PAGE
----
You may have heard of a new type of printing called “three-dimensional (3D) printing.” Instead of printing ink on a piece of paper or plastic, the 3D printer actually makes a three-dimensional object. These printers are now available for home computers (starting at only $283), so you can now manufacture virtually any shape for any use right in your own home.

When I first saw this on TV several years ago, once I got over my disbelief my first question was, “What material are they using to make these objects and is it toxic?

Recently others have been asking this question too, and there is starting to be some research results to look at.

The majority of desktop 3D printers designed for the consumer market use a technology called fused filament fabrication (FFF), also known as molten polymer deposition (which sounds more descriptive to me). In this process, a slender thread of solid thermoplastic is melted and deposited in thin layers onto a moving bed. The three-dimensional solid shape is formed layer-by-layer as the plastic material cools and hardens. That makes logical sense to me, but the first time I saw it, it looked like magic.

A wide variety of filament materials are now being used in desktop FFF 3D printers, including

  • acrylonitrile butadiene styrene (ABS)
  • poly(lactic acid) (PLA)
  • poly(vinyl alcohol) (PVA)
  • polycarbonate (PC)
  • high-density polyethylene (HDPE)
  • high-impact polystyrene (HIPS)
  • nylon
  • and many other polymers, metals, ceramics, and other materials.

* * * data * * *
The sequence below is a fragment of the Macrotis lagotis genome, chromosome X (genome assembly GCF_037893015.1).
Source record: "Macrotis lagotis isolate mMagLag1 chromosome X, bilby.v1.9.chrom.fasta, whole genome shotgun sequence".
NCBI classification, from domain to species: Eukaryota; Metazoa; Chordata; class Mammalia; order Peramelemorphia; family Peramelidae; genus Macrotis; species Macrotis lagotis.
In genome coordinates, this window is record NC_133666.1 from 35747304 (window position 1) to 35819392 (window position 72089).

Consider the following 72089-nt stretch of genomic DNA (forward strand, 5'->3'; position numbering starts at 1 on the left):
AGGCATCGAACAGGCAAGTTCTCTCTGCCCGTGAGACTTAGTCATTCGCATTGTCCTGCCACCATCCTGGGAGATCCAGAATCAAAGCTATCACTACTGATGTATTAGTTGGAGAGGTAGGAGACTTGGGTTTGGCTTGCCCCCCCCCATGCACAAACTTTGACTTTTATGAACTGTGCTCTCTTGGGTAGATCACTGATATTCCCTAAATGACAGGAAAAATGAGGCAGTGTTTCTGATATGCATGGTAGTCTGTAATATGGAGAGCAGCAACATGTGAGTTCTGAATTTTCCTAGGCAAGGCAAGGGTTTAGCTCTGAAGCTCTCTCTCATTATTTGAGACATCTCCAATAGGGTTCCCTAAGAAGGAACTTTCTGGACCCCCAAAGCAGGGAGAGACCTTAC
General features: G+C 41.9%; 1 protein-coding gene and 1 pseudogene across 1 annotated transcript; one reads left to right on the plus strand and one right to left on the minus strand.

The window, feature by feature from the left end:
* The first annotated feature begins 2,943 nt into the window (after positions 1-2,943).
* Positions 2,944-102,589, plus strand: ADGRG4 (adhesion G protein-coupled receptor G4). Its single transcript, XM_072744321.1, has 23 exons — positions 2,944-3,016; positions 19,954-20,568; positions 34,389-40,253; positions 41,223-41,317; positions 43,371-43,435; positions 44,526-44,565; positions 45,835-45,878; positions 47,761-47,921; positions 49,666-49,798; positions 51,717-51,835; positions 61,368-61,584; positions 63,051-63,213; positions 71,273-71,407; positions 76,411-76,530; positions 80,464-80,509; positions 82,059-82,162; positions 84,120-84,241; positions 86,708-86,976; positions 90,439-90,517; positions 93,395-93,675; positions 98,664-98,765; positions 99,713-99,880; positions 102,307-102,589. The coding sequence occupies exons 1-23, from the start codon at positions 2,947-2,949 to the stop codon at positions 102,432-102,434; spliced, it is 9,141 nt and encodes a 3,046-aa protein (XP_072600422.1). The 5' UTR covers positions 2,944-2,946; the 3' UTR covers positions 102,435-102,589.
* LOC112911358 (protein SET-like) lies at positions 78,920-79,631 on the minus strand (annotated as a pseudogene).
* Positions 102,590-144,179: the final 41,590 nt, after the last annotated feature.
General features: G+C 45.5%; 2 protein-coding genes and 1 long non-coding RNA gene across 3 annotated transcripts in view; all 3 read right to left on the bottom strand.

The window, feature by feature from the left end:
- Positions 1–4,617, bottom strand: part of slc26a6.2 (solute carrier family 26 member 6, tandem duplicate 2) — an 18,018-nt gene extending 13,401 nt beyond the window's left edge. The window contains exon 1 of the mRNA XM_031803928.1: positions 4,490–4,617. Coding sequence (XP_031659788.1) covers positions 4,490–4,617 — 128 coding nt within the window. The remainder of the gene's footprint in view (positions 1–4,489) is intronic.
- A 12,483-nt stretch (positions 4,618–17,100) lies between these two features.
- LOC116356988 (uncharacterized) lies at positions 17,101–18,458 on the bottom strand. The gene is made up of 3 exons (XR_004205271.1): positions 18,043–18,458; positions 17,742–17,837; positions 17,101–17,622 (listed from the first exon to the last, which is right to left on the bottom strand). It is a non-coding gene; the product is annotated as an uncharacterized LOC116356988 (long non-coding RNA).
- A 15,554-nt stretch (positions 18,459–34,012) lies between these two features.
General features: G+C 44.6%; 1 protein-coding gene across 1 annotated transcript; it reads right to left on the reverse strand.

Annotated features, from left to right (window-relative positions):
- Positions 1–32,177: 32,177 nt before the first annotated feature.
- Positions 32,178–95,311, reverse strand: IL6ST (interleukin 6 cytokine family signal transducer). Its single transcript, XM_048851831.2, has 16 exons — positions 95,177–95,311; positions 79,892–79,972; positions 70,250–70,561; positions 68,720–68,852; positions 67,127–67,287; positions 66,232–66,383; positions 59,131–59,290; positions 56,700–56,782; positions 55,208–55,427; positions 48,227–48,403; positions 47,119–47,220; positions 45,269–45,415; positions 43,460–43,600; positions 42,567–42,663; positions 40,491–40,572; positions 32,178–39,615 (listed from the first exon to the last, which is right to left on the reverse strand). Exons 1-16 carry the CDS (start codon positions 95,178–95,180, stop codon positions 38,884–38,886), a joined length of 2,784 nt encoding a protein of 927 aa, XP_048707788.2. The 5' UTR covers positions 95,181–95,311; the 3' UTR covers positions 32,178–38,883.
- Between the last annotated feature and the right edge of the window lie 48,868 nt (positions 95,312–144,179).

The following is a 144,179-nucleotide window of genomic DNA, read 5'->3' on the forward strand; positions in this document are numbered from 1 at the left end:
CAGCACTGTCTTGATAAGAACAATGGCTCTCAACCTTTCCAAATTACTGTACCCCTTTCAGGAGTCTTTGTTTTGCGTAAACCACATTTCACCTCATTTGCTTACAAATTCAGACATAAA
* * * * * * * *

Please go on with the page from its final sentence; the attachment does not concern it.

Filaments are melted at a variety of extruder nozzle temperatures and bed temperatures, and manufacturers typically recommend ranges of optimal temperatures for each filament material and thickness. These varying temperatures affect the amount of volatile organic chemicals (VOCs) and particles that might be released from the materials as well as their toxicity.

Two studies have generated quite a lot of data on this subject, which I’m not going to attempt to summarize here.

I just do want to mention that one study identified gasses that were released, which included ammonia, cyanidric acid, phenol, and benzene, among others.

Overall, lab tests showed that ABS is significantly more toxic than PLA, but the corn-based PLA had it’s own emissions when extruded at temperatures higher than 392 degrees F. This is important to note because there are many finished consumer products made from PLA that would not have emissions because they are at room temperature.

It was also noted that the same material spools, when acquired from different resellers, release very different quantities of VOCs, even if used in the same 3D printer and under the same parameters of speed and temperature. So there is a wide variation of air pollutants that could be present as the result of using a 3D printer.

Health effects mentioned were pulmonary problems, such as bronchitis, tracheitis, and asthma. In some cases, outgassing substances were known cause certain types of cancers.

Researchers recommend using 3D printers in a well-ventilated area.

3D PRINTING INDUSTRY: How Toxic are ABS & PLA Fumes?

3D PRINTING INDUSTRY: Gas evolution during FDM 3D printing and health impact

ENVIRONMENTAL SCIENT & TECHNOLOGY: Emissions of Ultrafine Particles and Volatile Organic Compounds from Commercially Available Desktop Three-Dimensional Printers with Multiple Filaments

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